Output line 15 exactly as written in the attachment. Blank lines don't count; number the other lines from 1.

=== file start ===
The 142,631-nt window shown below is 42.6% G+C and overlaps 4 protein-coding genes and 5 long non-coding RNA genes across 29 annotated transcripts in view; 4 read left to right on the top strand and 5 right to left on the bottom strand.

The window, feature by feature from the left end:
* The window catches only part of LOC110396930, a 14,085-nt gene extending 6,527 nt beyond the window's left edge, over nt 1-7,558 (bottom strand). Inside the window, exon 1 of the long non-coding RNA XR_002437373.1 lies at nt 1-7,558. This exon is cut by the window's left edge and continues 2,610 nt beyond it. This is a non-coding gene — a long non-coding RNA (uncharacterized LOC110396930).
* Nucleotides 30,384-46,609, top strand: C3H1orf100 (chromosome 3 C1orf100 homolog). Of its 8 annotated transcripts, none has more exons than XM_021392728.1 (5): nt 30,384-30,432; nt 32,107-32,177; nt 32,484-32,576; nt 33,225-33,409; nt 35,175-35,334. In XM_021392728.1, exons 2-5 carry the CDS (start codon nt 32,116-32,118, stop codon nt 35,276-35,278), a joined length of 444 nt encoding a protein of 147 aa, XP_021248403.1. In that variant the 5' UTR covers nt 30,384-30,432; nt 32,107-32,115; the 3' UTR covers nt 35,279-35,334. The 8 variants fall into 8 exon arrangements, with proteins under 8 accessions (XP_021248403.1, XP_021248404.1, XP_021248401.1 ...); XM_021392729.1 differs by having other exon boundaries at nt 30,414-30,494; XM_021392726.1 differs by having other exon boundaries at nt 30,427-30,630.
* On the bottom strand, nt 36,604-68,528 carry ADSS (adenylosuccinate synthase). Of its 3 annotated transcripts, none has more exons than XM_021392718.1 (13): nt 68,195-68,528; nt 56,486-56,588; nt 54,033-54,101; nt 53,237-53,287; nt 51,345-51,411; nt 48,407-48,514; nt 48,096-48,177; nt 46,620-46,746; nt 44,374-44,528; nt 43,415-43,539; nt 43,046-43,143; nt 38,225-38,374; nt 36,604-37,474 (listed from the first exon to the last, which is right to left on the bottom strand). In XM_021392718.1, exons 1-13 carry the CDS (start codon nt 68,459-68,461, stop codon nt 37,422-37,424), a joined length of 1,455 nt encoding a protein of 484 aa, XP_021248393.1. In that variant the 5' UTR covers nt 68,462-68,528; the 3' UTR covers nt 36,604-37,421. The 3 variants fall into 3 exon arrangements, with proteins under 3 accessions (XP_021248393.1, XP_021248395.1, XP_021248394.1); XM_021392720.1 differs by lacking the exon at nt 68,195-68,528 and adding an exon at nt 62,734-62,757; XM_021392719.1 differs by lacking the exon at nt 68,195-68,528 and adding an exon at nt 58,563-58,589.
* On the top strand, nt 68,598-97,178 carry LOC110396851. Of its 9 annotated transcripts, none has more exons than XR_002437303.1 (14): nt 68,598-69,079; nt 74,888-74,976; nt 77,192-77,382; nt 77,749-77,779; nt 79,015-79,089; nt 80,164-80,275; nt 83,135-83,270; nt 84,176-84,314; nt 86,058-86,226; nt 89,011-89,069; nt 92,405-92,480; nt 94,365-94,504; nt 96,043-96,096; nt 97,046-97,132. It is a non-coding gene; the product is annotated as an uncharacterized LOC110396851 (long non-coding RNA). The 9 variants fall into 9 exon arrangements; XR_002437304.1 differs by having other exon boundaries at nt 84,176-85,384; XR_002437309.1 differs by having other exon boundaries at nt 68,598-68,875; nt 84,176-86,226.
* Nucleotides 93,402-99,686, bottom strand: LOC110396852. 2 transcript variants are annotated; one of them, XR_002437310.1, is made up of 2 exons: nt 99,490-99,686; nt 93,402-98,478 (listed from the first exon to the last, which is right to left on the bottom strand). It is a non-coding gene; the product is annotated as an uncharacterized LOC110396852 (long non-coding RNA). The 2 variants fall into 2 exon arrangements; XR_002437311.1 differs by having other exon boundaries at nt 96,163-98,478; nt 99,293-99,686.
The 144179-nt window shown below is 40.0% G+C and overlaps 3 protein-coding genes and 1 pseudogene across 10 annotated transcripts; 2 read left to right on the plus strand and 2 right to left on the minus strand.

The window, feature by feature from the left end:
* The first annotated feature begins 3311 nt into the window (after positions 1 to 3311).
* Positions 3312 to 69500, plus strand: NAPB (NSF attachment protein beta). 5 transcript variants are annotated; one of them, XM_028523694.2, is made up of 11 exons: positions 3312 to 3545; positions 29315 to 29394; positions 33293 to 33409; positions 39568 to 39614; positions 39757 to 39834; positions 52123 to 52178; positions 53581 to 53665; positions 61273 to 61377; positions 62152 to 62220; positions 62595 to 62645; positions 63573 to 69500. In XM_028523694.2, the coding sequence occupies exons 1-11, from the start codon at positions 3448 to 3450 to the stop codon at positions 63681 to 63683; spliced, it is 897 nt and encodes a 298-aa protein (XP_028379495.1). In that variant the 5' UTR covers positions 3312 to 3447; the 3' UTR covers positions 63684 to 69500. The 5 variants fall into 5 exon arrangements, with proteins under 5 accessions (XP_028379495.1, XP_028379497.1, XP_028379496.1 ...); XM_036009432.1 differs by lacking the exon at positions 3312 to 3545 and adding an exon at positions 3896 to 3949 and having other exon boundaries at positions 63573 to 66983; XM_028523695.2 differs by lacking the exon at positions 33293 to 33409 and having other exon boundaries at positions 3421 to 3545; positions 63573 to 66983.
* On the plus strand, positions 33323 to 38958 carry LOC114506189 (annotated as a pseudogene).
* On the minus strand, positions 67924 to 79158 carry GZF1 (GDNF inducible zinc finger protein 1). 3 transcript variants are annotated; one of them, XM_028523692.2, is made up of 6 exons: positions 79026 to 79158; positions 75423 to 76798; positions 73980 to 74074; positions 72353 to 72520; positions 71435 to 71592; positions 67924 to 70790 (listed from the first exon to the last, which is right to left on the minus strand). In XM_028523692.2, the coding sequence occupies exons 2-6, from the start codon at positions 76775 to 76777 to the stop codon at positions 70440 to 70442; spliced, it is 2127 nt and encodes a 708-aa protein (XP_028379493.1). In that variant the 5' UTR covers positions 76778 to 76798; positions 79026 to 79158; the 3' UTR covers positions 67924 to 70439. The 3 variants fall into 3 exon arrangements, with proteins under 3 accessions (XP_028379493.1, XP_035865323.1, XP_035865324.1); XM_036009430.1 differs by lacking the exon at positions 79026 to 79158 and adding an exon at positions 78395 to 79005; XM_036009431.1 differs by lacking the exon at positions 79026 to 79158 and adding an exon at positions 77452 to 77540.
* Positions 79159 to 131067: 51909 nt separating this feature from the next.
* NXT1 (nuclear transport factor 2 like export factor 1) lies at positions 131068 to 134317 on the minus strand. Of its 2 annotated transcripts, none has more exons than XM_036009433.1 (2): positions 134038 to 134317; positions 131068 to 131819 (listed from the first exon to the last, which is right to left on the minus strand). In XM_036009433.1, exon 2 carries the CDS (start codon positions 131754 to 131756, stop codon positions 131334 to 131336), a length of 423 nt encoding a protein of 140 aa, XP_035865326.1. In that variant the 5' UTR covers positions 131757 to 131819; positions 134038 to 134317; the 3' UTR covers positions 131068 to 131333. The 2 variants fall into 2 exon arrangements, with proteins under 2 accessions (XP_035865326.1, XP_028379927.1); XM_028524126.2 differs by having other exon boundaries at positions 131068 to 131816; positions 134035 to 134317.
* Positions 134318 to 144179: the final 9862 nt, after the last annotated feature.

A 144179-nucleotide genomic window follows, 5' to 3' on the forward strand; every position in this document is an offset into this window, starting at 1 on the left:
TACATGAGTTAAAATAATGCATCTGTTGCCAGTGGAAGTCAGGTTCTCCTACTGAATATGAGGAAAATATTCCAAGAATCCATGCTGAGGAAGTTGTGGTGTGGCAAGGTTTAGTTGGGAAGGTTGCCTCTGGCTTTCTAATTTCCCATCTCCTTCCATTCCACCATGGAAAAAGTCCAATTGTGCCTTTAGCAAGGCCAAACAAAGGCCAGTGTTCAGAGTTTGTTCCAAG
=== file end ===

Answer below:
* NXT1 (nuclear transport factor 2 like export factor 1) lies at positions 131068 to 134317 on the minus strand. Of its 2 annotated transcripts, none has more exons than XM_036009433.1 (2): positions 134038 to 134317; positions 131068 to 131819 (listed from the first exon to the last, which is right to left on the minus strand). In XM_036009433.1, exon 2 carries the CDS (start codon positions 131754 to 131756, stop codon positions 131334 to 131336), a length of 423 nt encoding a protein of 140 aa, XP_035865326.1. In that variant the 5' UTR covers positions 131757 to 131819; positions 134038 to 134317; the 3' UTR covers positions 131068 to 131333. The 2 variants fall into 2 exon arrangements, with proteins under 2 accessions (XP_035865326.1, XP_028379927.1); XM_028524126.2 differs by having other exon boundaries at positions 131068 to 131816; positions 134035 to 134317.